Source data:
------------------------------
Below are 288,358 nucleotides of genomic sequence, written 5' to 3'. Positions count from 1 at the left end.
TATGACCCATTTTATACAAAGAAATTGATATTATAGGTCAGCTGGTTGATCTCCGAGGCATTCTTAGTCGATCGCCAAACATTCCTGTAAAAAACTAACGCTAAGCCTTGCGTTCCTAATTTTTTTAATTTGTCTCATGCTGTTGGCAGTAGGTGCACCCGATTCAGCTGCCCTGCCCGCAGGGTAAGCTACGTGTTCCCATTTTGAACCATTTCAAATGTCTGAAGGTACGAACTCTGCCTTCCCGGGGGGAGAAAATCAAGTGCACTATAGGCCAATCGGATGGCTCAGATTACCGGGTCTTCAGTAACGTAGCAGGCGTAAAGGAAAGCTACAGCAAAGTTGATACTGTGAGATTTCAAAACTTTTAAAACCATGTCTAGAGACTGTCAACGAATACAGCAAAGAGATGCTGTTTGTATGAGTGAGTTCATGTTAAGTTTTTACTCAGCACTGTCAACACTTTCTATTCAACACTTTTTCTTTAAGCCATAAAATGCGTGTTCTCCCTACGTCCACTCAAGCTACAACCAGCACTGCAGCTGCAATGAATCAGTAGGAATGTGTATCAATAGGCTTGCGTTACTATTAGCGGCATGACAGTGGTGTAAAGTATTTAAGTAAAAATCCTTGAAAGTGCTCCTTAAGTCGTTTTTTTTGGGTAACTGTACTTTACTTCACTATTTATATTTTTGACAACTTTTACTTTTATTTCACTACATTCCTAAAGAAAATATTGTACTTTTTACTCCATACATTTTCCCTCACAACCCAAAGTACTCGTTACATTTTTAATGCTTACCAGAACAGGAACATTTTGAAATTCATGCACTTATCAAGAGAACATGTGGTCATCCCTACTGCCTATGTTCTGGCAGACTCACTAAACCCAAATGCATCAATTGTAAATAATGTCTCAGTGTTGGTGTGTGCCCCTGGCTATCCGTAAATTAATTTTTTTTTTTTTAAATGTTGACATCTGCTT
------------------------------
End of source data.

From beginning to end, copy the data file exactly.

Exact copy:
Below are 288,358 nucleotides of genomic sequence, written 5' to 3'. Positions count from 1 at the left end.
TATGACCCATTTTATACAAAGAAATTGATATTATAGGTCAGCTGGTTGATCTCCGAGGCATTCTTAGTCGATCGCCAAACATTCCTGTAAAAAACTAACGCTAAGCCTTGCGTTCCTAATTTTTTTAATTTGTCTCATGCTGTTGGCAGTAGGTGCACCCGATTCAGCTGCCCTGCCCGCAGGGTAAGCTACGTGTTCCCATTTTGAACCATTTCAAATGTCTGAAGGTACGAACTCTGCCTTCCCGGGGGGAGAAAATCAAGTGCACTATAGGCCAATCGGATGGCTCAGATTACCGGGTCTTCAGTAACGTAGCAGGCGTAAAGGAAAGCTACAGCAAAGTTGATACTGTGAGATTTCAAAACTTTTAAAACCATGTCTAGAGACTGTCAACGAATACAGCAAAGAGATGCTGTTTGTATGAGTGAGTTCATGTTAAGTTTTTACTCAGCACTGTCAACACTTTCTATTCAACACTTTTTCTTTAAGCCATAAAATGCGTGTTCTCCCTACGTCCACTCAAGCTACAACCAGCACTGCAGCTGCAATGAATCAGTAGGAATGTGTATCAATAGGCTTGCGTTACTATTAGCGGCATGACAGTGGTGTAAAGTATTTAAGTAAAAATCCTTGAAAGTGCTCCTTAAGTCGTTTTTTTTGGGTAACTGTACTTTACTTCACTATTTATATTTTTGACAACTTTTACTTTTATTTCACTACATTCCTAAAGAAAATATTGTACTTTTTACTCCATACATTTTCCCTCACAACCCAAAGTACTCGTTACATTTTTAATGCTTACCAGAACAGGAACATTTTGAAATTCATGCACTTATCAAGAGAACATGTGGTCATCCCTACTGCCTATGTTCTGGCAGACTCACTAAACCCAAATGCATCAATTGTAAATAATGTCTCAGTGTTGGTGTGTGCCCCTGGCTATCCGTAAATTAATTTTTTTTTTTTTAAATGTTGACATCTGCTT